Effect of US recession on India’s IT and ITeS Industries

The chairman of India’s largest temp staffing firm, Teamlease, is a worried man these days. The average number of positions that the company needs to fill up for its clients daily has come down from 9,000 last year to 5,000 at present. It also fell short of the target of 1.10 lakh hirings this quarter by more than 25,000.
EMA Partners International, a global HR firm, is also facing a similar situation. The company has seen a 50-60% decline in IT & ITeS recruiting, one of its major revenue generators. As a result, it had to cut down its revenue growth target from 100% to 50% for 2008.
The US recession is affecting India too. Apart from the recession in the US, there are other reasons also for the slowdown — rapidly increasing inflation and sky rocketing prices of crude oil and other commodities. A slowdown is apparent in a number of sectors. IT-ITeS, banking, finance, insurance as well as the sunrise sector of retail are showing the symptoms.
According to a HR consulting firm hiring intentions of all seven industry sectors showed a decline. Two sectors showing real signs of slowdown are IT and ITeS. The US slowdown has impacted mid-value IT and ITES companies which have cut down on hiring. The slowdown may continue for the next two quarters.
Interestingly, companies are now quoting the slowdown as an excuse for lower salaries and job cuts. Employers are placing more focus on increasing efficiency and productivity of employees in order to remain competitive in the market rather than on increasing headcount.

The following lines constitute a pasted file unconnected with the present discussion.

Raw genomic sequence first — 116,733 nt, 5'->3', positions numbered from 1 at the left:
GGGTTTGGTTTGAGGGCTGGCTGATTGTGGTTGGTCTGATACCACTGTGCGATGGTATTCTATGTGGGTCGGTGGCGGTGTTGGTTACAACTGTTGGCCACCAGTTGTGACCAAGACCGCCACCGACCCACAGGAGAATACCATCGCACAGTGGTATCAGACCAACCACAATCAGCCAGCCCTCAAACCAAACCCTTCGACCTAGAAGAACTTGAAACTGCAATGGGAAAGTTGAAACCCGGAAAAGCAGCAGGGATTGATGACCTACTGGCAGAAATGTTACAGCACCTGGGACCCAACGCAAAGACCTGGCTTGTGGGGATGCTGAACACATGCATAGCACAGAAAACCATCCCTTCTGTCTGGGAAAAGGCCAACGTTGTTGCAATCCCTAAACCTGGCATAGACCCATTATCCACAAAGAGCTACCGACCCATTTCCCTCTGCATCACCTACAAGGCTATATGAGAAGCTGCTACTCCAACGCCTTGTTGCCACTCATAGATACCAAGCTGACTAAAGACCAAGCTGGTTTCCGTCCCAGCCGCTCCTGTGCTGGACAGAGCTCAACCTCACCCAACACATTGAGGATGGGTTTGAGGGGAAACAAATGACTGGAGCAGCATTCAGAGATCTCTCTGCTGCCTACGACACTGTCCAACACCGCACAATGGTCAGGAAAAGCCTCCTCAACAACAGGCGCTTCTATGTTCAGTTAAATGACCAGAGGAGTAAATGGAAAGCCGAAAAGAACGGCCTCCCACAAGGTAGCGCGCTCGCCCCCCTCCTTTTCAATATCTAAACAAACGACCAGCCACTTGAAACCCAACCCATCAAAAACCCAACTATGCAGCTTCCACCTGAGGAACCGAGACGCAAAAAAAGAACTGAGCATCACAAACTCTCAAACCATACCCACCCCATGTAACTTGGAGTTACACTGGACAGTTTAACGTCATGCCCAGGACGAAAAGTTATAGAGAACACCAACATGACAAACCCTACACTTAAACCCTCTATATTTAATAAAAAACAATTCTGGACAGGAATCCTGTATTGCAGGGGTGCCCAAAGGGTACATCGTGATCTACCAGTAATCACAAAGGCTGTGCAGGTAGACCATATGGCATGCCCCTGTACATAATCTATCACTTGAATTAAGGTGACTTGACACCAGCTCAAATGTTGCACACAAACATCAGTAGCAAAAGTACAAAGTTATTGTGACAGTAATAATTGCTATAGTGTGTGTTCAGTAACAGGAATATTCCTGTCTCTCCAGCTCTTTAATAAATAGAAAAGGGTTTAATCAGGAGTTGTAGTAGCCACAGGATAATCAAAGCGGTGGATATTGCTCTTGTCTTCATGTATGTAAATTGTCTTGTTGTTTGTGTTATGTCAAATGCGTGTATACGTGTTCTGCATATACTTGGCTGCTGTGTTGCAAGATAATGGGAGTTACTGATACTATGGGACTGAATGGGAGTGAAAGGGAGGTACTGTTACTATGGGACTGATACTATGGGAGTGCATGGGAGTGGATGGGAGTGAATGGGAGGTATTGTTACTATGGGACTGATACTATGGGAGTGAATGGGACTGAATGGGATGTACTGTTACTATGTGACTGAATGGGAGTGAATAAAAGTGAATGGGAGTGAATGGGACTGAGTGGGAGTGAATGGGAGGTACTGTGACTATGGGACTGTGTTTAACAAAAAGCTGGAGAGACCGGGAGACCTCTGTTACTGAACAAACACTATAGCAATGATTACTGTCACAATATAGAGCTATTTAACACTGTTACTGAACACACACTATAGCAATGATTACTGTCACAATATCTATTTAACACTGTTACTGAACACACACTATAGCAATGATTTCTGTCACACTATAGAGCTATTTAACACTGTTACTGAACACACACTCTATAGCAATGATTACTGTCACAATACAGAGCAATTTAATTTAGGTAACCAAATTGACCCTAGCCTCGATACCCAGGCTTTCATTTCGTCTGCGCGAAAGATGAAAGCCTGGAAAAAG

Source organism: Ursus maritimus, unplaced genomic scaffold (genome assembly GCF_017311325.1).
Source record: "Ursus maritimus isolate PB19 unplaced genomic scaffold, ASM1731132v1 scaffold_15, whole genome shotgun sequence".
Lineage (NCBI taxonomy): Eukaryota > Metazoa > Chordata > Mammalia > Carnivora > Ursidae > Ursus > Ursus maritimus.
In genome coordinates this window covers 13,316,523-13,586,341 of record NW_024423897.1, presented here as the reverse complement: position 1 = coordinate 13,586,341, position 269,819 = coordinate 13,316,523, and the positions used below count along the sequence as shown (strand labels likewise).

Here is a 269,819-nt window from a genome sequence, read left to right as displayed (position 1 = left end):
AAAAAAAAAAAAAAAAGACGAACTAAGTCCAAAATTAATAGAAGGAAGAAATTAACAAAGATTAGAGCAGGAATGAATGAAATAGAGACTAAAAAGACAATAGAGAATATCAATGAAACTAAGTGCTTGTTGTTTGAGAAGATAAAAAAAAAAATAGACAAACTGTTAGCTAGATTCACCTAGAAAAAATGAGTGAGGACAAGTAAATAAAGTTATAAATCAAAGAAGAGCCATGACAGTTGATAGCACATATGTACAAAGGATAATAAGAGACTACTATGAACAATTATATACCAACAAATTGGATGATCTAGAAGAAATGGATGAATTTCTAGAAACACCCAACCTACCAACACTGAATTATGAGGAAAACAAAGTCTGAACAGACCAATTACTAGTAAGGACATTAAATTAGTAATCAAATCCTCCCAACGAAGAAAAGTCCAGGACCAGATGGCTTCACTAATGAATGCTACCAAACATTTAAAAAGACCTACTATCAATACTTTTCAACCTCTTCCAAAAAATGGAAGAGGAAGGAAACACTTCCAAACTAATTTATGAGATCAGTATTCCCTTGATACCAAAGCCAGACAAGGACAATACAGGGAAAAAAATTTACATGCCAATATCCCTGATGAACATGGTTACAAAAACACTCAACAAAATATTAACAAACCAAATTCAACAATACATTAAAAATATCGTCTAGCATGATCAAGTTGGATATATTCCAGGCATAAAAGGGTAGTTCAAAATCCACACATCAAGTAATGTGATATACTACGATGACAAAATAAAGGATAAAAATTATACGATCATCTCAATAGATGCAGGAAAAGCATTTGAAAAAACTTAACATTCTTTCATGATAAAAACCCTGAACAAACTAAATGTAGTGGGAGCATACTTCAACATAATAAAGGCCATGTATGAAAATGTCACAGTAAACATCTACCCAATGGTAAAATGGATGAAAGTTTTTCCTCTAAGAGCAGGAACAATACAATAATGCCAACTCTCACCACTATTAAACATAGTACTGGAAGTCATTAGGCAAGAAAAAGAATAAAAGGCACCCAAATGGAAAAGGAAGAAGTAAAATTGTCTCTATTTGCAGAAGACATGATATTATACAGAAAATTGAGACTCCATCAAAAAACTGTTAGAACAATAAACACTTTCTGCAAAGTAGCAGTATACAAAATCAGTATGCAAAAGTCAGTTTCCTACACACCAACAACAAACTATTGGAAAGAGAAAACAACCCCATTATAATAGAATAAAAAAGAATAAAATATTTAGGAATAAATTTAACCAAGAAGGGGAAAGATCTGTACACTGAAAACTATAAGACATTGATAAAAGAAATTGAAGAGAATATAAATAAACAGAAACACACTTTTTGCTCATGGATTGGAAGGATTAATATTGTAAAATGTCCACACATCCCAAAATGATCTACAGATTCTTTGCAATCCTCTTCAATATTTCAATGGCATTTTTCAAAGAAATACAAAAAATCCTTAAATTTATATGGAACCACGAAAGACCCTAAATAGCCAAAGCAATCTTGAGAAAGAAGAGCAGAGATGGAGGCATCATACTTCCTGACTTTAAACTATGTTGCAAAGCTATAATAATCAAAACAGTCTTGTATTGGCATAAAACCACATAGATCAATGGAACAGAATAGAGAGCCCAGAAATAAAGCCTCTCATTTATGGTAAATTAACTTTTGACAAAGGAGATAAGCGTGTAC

The year 2008 may focus on reward and punishment differentiation. Salary deferrals are looming large. This situation will lead to weeding out of non-performers. Numbers have no meaning, only quality people will be retained and hired.
IBM laid off 700 employees in India early this year. Majority of the employees sacked by the Big Blue were entry level trainee programmers who had put in around one year at IBM India’s global delivery business. Some days later, India’s largest software company, TCS, too asked about 400 of its employees to quit. TCS said that this was part of its annual performance driven exercise. The company had earlier cut down on its incentives to employees.
Hiring for additional bench strength is being deferred as companies resort to just-in-time approach. Others are delaying joining dates of selected candidates by more than six months to a year thus creating a ‘virtual bench’ for themselves. Companies however, gain by showing that they have stuck to their plan of hiring the targeted numbers. Moreover, they don’t have to a pay a penny like in real benching where you have to feed an employee even if he is not working on a project. Infosys also reaffirms it commitments. Many IT firms are cross training employees to quickly deploy them in new processes as and when the need arises.
Companies don’t admit openly, but many have internally frozen all recruitment. IT & ITeS is said to be seeing a 50-60% reduction in number of assignments and projects compared to the situation six months back, say HR consultants. Though the slowdown started becoming evident since the beginning of January and does present a danger, the real impact would be clear only by the last quarter of calendar 2008.
There is definitely a slowdown in the industry and it has hurt the BPO companies most because of their dependence on the US for work. The hiring is continuing, but its rate has slowed down.
Salary in the IT industry were growing at 14-18% per annum for last many years and this created a disparity in the industry. On one hand, it created a lack of talent in other sectors, on the other it put a pressure on the industry itself. So, a moderation in growth of salaries (which is happening currently) is good for the economy and for the health of the Indian IT industry. It will help India maintain its competitive edge. Infosys, however, planning to go ahead with its hiring plans and have already made campus offers for 18,000 this fiscal (FY2009).